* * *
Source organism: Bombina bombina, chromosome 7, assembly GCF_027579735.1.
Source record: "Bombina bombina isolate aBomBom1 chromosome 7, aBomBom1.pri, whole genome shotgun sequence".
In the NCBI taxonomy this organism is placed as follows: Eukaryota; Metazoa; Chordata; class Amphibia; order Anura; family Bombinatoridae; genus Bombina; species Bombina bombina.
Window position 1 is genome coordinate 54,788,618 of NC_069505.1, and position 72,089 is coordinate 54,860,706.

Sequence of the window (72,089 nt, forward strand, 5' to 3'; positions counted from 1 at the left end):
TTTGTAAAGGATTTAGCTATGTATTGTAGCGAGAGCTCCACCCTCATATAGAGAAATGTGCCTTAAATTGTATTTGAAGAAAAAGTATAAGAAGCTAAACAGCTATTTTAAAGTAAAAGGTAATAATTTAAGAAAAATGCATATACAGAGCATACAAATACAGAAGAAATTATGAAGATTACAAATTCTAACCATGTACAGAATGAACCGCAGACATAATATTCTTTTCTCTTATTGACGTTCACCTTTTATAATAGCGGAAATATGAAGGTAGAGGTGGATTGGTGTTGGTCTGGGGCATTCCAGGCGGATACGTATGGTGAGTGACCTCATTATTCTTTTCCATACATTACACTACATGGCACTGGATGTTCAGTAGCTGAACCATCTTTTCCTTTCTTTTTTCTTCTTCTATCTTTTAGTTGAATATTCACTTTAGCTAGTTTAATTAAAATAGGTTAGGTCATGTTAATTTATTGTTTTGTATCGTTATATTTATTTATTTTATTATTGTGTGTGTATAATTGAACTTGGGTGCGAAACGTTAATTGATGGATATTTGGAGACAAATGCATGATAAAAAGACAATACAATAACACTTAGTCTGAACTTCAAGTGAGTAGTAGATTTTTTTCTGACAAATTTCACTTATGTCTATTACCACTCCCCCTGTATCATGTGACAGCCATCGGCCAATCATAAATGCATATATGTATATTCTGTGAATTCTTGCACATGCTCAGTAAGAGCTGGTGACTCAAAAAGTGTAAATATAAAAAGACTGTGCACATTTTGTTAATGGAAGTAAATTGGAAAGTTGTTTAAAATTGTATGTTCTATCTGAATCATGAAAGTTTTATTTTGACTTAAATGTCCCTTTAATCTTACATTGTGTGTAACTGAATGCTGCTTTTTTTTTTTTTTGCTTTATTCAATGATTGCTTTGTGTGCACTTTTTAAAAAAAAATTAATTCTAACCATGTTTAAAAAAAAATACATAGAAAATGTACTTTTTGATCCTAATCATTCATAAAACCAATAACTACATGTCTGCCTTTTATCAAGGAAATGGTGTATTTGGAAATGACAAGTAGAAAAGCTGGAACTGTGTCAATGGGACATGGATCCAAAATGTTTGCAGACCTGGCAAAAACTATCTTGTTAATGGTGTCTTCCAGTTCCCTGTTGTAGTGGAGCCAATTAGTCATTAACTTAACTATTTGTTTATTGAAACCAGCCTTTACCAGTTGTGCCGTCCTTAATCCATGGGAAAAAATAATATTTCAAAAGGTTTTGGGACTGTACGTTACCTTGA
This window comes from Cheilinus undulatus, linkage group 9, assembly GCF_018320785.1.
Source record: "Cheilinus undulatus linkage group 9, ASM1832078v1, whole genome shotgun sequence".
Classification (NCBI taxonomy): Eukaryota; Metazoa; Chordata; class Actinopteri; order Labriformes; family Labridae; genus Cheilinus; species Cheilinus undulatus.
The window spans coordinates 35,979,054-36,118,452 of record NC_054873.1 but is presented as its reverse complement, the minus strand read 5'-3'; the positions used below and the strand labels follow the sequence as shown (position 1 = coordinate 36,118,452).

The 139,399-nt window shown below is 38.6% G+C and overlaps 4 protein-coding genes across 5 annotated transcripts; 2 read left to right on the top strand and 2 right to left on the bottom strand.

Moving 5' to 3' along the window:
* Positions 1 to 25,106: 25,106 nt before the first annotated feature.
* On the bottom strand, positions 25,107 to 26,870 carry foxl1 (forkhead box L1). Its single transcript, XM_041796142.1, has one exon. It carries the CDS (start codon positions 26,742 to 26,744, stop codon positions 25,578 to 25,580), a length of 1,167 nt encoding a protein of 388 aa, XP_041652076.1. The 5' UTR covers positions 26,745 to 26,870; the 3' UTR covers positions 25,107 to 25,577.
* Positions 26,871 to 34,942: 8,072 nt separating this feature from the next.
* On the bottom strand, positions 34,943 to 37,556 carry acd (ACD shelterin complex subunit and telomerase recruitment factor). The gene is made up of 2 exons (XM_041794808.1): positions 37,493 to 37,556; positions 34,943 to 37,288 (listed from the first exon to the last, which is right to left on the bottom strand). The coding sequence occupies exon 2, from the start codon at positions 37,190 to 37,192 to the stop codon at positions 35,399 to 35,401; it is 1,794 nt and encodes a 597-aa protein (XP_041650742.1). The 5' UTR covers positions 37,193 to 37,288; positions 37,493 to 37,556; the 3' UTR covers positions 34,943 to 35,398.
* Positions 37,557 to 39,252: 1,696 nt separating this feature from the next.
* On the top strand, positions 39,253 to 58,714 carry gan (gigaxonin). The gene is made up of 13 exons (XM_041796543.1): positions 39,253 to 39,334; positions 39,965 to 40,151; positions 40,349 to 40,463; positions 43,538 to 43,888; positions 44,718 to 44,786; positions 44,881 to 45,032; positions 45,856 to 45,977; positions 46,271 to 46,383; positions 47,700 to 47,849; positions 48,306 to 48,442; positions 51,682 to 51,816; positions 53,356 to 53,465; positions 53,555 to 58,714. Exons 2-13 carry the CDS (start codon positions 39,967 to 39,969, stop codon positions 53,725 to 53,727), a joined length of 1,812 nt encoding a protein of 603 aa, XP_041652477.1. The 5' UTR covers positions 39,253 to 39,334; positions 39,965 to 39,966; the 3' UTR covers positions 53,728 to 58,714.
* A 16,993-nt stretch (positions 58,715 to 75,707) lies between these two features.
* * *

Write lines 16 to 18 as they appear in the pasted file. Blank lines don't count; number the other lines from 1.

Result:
* On the bottom strand, positions 34,943 to 37,556 carry acd (ACD shelterin complex subunit and telomerase recruitment factor). The gene is made up of 2 exons (XM_041794808.1): positions 37,493 to 37,556; positions 34,943 to 37,288 (listed from the first exon to the last, which is right to left on the bottom strand). The coding sequence occupies exon 2, from the start codon at positions 37,190 to 37,192 to the stop codon at positions 35,399 to 35,401; it is 1,794 nt and encodes a 597-aa protein (XP_041650742.1). The 5' UTR covers positions 37,193 to 37,288; positions 37,493 to 37,556; the 3' UTR covers positions 34,943 to 35,398.
* Positions 37,557 to 39,252: 1,696 nt separating this feature from the next.
* On the top strand, positions 39,253 to 58,714 carry gan (gigaxonin). The gene is made up of 13 exons (XM_041796543.1): positions 39,253 to 39,334; positions 39,965 to 40,151; positions 40,349 to 40,463; positions 43,538 to 43,888; positions 44,718 to 44,786; positions 44,881 to 45,032; positions 45,856 to 45,977; positions 46,271 to 46,383; positions 47,700 to 47,849; positions 48,306 to 48,442; positions 51,682 to 51,816; positions 53,356 to 53,465; positions 53,555 to 58,714. Exons 2-13 carry the CDS (start codon positions 39,967 to 39,969, stop codon positions 53,725 to 53,727), a joined length of 1,812 nt encoding a protein of 603 aa, XP_041652477.1. The 5' UTR covers positions 39,253 to 39,334; positions 39,965 to 39,966; the 3' UTR covers positions 53,728 to 58,714.